Perhaps the most significant change – certainly the one that has most impact – is that the content that used to appear in a column on the left side, now appears on the right. This has given the main content on each page a more “immediate” feel as it’s the first thing that the eye sees. It has also allowed for the removal of the left hand border…
A well as the aesthetic improvements, moving the left-hand column has provided a number of further benefits – not least of which is the ability to create pages that run across the full width of the website. The new results pages are a good example of this.
Little boxes, on a website, all made out of ticky-tacky
With hindsight, the design of the 2008 – 2011 site is actually quite fussy – with many vertical and horizontal lines creating a very blocky and boxy layout. By losing those all those vertical borders, the whole page is opened up and feels noticeably fresher and easier on the eye. Which in turns provides for a much more contemporary appearance.
One of the additional benefits that comes from losing the vertical borders on a page’s columns, is that the design no longer needs to allow pixels for padding within those columns. This allows the page to appear significantly wider, even though it is using exactly the same amount of horizontal space. Compare the two top images on the right, both designs are 960 pixels wide, but the top page appears much wider.
Also, the use of nine random images (or seven on the 2005 version) and then tying them tightly into the design created a very tight visual grid, but this in-turn restricted the number of top-level links that could be used. The new design allows top-level links to be added or removed as required, without effecting the layout in any way.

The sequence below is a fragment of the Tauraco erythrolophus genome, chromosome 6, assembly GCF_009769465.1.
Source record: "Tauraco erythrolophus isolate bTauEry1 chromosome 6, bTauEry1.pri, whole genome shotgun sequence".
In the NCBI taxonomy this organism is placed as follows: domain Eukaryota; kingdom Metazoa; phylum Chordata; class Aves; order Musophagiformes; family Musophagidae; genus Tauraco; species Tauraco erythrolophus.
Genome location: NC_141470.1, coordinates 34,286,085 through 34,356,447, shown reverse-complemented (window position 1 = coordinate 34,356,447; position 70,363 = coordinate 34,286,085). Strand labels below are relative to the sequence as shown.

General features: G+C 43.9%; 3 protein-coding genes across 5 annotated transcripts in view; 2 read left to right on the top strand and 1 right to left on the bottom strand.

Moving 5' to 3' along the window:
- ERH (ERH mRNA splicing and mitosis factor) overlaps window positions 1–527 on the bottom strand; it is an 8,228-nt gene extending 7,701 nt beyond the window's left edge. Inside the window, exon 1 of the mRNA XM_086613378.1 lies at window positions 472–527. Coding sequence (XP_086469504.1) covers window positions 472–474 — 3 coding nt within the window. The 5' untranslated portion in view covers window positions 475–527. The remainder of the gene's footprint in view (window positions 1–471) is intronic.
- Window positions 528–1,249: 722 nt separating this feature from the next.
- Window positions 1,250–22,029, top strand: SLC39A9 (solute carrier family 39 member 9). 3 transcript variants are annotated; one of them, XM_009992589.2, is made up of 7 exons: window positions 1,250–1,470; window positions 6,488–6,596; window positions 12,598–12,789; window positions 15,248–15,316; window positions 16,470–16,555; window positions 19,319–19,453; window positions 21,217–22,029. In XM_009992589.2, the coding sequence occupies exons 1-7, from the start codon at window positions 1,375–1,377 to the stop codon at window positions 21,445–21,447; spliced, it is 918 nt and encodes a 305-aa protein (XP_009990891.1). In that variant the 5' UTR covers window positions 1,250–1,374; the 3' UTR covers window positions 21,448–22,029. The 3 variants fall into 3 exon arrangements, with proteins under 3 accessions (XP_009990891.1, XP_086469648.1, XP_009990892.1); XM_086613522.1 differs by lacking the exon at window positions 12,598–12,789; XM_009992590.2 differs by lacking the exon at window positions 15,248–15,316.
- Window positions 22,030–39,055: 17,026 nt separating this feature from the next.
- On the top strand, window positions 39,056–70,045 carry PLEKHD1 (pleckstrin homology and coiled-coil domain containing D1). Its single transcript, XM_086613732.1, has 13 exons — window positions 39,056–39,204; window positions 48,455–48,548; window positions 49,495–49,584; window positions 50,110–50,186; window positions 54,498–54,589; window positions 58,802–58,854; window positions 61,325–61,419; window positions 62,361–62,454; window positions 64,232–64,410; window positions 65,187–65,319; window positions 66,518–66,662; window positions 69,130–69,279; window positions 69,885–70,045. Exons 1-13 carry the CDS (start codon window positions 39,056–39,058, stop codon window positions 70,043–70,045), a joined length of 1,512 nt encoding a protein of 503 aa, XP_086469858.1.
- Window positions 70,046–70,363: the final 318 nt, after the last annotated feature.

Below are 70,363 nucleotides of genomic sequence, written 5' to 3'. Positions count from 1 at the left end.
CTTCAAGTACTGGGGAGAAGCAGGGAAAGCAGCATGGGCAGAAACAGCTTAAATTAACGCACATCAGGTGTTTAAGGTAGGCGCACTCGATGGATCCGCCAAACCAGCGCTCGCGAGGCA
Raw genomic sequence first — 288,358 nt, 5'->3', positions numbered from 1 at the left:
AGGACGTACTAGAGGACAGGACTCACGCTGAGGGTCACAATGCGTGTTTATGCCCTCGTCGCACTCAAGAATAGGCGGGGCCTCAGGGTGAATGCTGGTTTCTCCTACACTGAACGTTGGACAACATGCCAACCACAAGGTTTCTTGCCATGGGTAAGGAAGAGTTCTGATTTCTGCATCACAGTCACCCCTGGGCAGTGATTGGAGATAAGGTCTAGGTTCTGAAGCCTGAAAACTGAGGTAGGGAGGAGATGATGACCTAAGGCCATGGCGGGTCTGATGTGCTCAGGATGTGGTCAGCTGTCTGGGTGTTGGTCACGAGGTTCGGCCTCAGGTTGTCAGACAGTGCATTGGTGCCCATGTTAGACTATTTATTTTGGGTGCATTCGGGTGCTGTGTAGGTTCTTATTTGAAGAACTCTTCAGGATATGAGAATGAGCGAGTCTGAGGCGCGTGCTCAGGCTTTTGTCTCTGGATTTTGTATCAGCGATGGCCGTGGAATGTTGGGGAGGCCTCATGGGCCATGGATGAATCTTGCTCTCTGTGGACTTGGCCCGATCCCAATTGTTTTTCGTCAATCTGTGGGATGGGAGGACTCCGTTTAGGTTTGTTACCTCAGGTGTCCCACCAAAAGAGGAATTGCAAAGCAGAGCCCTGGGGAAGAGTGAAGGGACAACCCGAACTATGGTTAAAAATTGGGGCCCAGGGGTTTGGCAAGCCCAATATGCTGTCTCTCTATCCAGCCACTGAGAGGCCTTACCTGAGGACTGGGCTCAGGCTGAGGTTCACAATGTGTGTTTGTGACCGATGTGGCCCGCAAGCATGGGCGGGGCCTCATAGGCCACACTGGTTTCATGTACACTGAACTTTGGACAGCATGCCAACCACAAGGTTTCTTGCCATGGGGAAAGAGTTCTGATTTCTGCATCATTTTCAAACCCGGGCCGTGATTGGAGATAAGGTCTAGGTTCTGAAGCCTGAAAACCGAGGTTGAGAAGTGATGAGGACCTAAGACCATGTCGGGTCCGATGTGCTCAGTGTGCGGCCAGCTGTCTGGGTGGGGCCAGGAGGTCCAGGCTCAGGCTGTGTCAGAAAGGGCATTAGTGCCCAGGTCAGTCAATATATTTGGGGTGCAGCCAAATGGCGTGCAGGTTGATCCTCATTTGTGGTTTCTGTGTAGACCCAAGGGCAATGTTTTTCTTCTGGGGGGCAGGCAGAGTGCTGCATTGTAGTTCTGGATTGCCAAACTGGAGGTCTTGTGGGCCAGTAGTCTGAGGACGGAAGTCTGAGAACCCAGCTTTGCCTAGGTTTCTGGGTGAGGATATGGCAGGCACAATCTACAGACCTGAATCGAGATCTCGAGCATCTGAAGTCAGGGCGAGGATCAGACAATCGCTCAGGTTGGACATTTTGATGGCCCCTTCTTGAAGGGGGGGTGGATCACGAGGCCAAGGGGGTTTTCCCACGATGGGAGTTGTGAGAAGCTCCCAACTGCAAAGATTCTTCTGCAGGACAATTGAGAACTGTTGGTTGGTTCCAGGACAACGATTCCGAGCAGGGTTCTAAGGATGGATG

Goodbye 2004. Hello 2012.
The random sailing images across the top of every page are no more. Although they were considered a cool* addition when they first appeared on the site in 2005, they’ve begun to look increasingly tired and dated. Although they were meant to give the site’s appearance an unpredictable feel, they ended up, ironically, feeling highly predictable.
That’s because there were only about 80 images in the pool for selection, the bulk of them taken from Hugh Bourne’s website in 2005, and they therefore reflect RCYC sailing seven or eight years ago. While a handful of images have been added in the interim, these “random” images have ultimately become a snapshot of the club’s activities back in 2004 – they don’t represent the on water activities of the club in 2012.
Another improvement gained by removing the images at the top, is that we’ve been able to reduce the height of every page. Although people are less reluctant to scroll these days, we should always looking for ways to reduce page height.
* Using random images in this way was an exciting and edgy new concept in 2005. They are overused on every dodgy website in 2012. Which makes them uncool. IMHO.
Click me if you can
Significant efforts have been applied to making the website more clickable – so rather than having to move your mouse to the little read-more link underneath the summary to continue on to the detail about an event or news story, you can now click on the summary image (if there is one) or you can click on the summary title. To avoid confusion over what you can click on, or what you can’t, all text that is a link now appears in the deep blue – if it’s not, it will be dark grey. The only exception to this is the H1 (primary heading) on each page which is still deep blue.
Still to come…
There’s plenty of other stuff happening to the website over the next couple of months, although that’s all more related to the general day to day maintainence programme. Expect to see major changes to the Fleets section (half done, which is why the new pages are empty) and new content appearing in the History section. There are also plans for a major rebuild of the site’s Functions section – expect to see some more contemporary pictures if nothing else!